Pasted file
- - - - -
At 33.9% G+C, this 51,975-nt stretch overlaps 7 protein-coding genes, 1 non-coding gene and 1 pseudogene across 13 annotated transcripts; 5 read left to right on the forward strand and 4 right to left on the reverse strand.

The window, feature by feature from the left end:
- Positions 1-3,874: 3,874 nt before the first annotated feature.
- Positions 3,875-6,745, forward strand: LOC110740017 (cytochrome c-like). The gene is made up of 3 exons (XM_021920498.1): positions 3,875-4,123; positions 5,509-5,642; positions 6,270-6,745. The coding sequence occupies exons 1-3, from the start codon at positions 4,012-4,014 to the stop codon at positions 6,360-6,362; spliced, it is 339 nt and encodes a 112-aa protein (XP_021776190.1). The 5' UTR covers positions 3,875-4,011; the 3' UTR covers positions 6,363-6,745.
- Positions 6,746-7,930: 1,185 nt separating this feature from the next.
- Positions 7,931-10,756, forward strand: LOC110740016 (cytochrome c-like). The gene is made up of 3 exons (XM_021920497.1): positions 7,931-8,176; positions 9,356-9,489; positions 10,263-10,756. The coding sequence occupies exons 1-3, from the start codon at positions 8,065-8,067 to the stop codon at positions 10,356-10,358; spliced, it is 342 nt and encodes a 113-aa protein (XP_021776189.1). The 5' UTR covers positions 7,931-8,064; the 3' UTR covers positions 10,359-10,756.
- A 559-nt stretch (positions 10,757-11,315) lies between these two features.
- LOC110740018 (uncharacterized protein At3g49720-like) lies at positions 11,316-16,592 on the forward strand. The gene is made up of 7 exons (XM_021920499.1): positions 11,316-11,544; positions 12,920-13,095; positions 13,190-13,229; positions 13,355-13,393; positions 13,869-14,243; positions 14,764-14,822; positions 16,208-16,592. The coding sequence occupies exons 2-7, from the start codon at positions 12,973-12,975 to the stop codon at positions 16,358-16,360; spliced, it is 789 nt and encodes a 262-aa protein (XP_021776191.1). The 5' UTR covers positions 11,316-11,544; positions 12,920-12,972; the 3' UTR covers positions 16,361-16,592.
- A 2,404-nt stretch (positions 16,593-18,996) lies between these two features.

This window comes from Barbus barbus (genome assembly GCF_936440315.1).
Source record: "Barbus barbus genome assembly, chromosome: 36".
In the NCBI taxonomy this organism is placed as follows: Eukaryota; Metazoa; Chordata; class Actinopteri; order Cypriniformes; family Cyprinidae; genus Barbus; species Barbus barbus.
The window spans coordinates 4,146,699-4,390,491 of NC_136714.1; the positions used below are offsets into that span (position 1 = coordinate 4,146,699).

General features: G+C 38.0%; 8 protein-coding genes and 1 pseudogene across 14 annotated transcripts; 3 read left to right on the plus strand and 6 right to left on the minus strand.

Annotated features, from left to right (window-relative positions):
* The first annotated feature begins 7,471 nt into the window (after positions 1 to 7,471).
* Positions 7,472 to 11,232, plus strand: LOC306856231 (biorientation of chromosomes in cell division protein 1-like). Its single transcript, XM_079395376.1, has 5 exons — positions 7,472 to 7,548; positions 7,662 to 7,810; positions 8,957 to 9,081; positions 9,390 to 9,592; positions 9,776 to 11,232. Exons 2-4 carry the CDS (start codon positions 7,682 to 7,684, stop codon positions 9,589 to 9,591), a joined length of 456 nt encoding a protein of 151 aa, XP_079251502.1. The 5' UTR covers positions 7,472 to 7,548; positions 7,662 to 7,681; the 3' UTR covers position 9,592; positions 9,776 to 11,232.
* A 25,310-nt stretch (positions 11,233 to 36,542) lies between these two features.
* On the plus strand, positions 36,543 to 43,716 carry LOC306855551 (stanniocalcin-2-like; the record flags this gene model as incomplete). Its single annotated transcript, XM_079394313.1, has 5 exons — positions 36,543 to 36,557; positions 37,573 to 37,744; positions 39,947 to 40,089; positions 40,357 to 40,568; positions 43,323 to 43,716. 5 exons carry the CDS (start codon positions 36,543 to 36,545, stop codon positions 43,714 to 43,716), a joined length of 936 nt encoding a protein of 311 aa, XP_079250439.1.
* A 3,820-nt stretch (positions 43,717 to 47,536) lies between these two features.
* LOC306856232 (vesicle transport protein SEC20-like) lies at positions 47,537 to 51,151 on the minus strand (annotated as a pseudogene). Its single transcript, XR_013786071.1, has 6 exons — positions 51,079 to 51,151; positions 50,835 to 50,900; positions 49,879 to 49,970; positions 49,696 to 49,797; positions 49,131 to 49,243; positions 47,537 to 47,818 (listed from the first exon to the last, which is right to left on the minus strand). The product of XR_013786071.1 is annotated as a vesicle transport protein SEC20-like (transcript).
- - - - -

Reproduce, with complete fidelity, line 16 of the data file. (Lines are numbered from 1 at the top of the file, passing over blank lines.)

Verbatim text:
* The first annotated feature begins 7,471 nt into the window (after positions 1 to 7,471).